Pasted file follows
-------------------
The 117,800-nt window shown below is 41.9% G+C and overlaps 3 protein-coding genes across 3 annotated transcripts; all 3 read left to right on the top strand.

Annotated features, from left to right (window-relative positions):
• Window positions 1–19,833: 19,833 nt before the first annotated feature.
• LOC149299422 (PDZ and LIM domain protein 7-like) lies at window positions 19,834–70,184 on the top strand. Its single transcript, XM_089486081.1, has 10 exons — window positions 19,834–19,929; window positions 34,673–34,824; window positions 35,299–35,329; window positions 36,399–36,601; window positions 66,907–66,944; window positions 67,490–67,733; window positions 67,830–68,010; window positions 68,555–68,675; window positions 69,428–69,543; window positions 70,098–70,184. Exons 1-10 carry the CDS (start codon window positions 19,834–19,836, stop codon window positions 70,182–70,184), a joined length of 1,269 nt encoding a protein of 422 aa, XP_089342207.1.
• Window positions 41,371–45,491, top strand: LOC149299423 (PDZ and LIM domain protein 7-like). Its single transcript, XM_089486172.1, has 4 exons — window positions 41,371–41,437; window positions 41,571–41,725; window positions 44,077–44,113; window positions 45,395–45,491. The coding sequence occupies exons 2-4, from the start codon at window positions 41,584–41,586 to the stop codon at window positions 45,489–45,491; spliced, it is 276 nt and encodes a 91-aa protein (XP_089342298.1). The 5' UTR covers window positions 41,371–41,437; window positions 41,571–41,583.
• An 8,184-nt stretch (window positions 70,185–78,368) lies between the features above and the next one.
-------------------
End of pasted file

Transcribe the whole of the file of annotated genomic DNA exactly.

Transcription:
The 117,800-nt window shown below is 41.9% G+C and overlaps 3 protein-coding genes across 3 annotated transcripts; all 3 read left to right on the top strand.

Annotated features, from left to right (window-relative positions):
• Window positions 1–19,833: 19,833 nt before the first annotated feature.
• LOC149299422 (PDZ and LIM domain protein 7-like) lies at window positions 19,834–70,184 on the top strand. Its single transcript, XM_089486081.1, has 10 exons — window positions 19,834–19,929; window positions 34,673–34,824; window positions 35,299–35,329; window positions 36,399–36,601; window positions 66,907–66,944; window positions 67,490–67,733; window positions 67,830–68,010; window positions 68,555–68,675; window positions 69,428–69,543; window positions 70,098–70,184. Exons 1-10 carry the CDS (start codon window positions 19,834–19,836, stop codon window positions 70,182–70,184), a joined length of 1,269 nt encoding a protein of 422 aa, XP_089342207.1.
• Window positions 41,371–45,491, top strand: LOC149299423 (PDZ and LIM domain protein 7-like). Its single transcript, XM_089486172.1, has 4 exons — window positions 41,371–41,437; window positions 41,571–41,725; window positions 44,077–44,113; window positions 45,395–45,491. The coding sequence occupies exons 2-4, from the start codon at window positions 41,584–41,586 to the stop codon at window positions 45,489–45,491; spliced, it is 276 nt and encodes a 91-aa protein (XP_089342298.1). The 5' UTR covers window positions 41,371–41,437; window positions 41,571–41,583.
• An 8,184-nt stretch (window positions 70,185–78,368) lies between the features above and the next one.